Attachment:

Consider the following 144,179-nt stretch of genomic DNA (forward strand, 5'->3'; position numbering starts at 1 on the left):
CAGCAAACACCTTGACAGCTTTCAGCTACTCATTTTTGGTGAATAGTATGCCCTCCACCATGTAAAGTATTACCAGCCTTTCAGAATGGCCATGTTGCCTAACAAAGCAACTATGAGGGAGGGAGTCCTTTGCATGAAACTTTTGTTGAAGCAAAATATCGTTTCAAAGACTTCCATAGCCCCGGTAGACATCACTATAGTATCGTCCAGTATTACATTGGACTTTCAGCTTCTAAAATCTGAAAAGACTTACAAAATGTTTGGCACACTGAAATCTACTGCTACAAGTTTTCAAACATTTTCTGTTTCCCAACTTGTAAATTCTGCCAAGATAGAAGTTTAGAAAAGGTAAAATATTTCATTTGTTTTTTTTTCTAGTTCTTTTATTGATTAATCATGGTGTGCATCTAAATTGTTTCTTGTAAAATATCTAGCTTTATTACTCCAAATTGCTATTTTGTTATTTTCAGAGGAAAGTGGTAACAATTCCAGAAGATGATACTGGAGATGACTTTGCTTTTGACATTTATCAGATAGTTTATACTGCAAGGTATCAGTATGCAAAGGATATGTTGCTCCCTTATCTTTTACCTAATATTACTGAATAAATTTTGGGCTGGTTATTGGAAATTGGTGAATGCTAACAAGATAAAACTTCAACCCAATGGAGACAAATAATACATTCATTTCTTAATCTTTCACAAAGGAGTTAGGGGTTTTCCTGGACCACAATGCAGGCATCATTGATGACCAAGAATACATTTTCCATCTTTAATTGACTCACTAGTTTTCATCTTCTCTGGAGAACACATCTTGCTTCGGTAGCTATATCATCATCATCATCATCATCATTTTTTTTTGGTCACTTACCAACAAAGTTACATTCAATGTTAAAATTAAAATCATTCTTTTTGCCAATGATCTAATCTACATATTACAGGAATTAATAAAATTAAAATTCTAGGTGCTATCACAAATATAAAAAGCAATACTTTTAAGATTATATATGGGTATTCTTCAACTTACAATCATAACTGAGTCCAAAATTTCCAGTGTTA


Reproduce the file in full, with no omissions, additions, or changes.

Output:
Consider the following 144,179-nt stretch of genomic DNA (forward strand, 5'->3'; position numbering starts at 1 on the left):
CAGCAAACACCTTGACAGCTTTCAGCTACTCATTTTTGGTGAATAGTATGCCCTCCACCATGTAAAGTATTACCAGCCTTTCAGAATGGCCATGTTGCCTAACAAAGCAACTATGAGGGAGGGAGTCCTTTGCATGAAACTTTTGTTGAAGCAAAATATCGTTTCAAAGACTTCCATAGCCCCGGTAGACATCACTATAGTATCGTCCAGTATTACATTGGACTTTCAGCTTCTAAAATCTGAAAAGACTTACAAAATGTTTGGCACACTGAAATCTACTGCTACAAGTTTTCAAACATTTTCTGTTTCCCAACTTGTAAATTCTGCCAAGATAGAAGTTTAGAAAAGGTAAAATATTTCATTTGTTTTTTTTTCTAGTTCTTTTATTGATTAATCATGGTGTGCATCTAAATTGTTTCTTGTAAAATATCTAGCTTTATTACTCCAAATTGCTATTTTGTTATTTTCAGAGGAAAGTGGTAACAATTCCAGAAGATGATACTGGAGATGACTTTGCTTTTGACATTTATCAGATAGTTTATACTGCAAGGTATCAGTATGCAAAGGATATGTTGCTCCCTTATCTTTTACCTAATATTACTGAATAAATTTTGGGCTGGTTATTGGAAATTGGTGAATGCTAACAAGATAAAACTTCAACCCAATGGAGACAAATAATACATTCATTTCTTAATCTTTCACAAAGGAGTTAGGGGTTTTCCTGGACCACAATGCAGGCATCATTGATGACCAAGAATACATTTTCCATCTTTAATTGACTCACTAGTTTTCATCTTCTCTGGAGAACACATCTTGCTTCGGTAGCTATATCATCATCATCATCATCATCATTTTTTTTTGGTCACTTACCAACAAAGTTACATTCAATGTTAAAATTAAAATCATTCTTTTTGCCAATGATCTAATCTACATATTACAGGAATTAATAAAATTAAAATTCTAGGTGCTATCACAAATATAAAAAGCAATACTTTTAAGATTATATATGGGTATTCTTCAACTTACAATCATAACTGAGTCCAAAATTTCCAGTGTTA